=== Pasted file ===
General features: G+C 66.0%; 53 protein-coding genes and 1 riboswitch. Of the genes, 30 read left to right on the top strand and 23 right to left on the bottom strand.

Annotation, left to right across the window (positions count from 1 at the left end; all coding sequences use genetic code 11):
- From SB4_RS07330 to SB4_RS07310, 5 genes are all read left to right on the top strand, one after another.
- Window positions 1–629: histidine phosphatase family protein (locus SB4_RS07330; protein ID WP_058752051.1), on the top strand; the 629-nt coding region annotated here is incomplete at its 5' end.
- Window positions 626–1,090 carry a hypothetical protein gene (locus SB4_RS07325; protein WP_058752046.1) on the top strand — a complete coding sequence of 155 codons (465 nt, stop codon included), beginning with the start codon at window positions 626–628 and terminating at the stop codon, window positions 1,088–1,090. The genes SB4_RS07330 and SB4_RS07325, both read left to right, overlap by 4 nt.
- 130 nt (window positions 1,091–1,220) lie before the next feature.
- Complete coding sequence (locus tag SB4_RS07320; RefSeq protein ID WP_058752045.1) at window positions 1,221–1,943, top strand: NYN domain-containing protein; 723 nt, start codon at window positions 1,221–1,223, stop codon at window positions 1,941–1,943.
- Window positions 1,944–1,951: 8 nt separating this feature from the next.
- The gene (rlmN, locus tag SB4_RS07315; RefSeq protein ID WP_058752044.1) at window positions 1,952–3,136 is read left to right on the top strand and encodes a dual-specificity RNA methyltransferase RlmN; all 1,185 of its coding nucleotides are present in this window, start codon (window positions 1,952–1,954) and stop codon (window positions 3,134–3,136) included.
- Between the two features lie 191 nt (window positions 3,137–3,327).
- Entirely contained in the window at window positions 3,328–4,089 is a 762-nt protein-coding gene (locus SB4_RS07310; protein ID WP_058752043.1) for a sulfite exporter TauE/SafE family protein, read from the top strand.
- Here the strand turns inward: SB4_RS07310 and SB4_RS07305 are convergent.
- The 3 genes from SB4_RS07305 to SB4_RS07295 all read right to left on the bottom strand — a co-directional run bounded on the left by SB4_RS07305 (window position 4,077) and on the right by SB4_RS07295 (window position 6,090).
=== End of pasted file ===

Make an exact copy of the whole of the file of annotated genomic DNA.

General features: G+C 66.0%; 53 protein-coding genes and 1 riboswitch. Of the genes, 30 read left to right on the top strand and 23 right to left on the bottom strand.

Annotation, left to right across the window (positions count from 1 at the left end; all coding sequences use genetic code 11):
- From SB4_RS07330 to SB4_RS07310, 5 genes are all read left to right on the top strand, one after another.
- Window positions 1–629: histidine phosphatase family protein (locus SB4_RS07330; protein ID WP_058752051.1), on the top strand; the 629-nt coding region annotated here is incomplete at its 5' end.
- Window positions 626–1,090 carry a hypothetical protein gene (locus SB4_RS07325; protein WP_058752046.1) on the top strand — a complete coding sequence of 155 codons (465 nt, stop codon included), beginning with the start codon at window positions 626–628 and terminating at the stop codon, window positions 1,088–1,090. The genes SB4_RS07330 and SB4_RS07325, both read left to right, overlap by 4 nt.
- 130 nt (window positions 1,091–1,220) lie before the next feature.
- Complete coding sequence (locus tag SB4_RS07320; RefSeq protein ID WP_058752045.1) at window positions 1,221–1,943, top strand: NYN domain-containing protein; 723 nt, start codon at window positions 1,221–1,223, stop codon at window positions 1,941–1,943.
- Window positions 1,944–1,951: 8 nt separating this feature from the next.
- The gene (rlmN, locus tag SB4_RS07315; RefSeq protein ID WP_058752044.1) at window positions 1,952–3,136 is read left to right on the top strand and encodes a dual-specificity RNA methyltransferase RlmN; all 1,185 of its coding nucleotides are present in this window, start codon (window positions 1,952–1,954) and stop codon (window positions 3,134–3,136) included.
- Between the two features lie 191 nt (window positions 3,137–3,327).
- Entirely contained in the window at window positions 3,328–4,089 is a 762-nt protein-coding gene (locus SB4_RS07310; protein ID WP_058752043.1) for a sulfite exporter TauE/SafE family protein, read from the top strand.
- Here the strand turns inward: SB4_RS07310 and SB4_RS07305 are convergent.
- The 3 genes from SB4_RS07305 to SB4_RS07295 all read right to left on the bottom strand — a co-directional run bounded on the left by SB4_RS07305 (window position 4,077) and on the right by SB4_RS07295 (window position 6,090).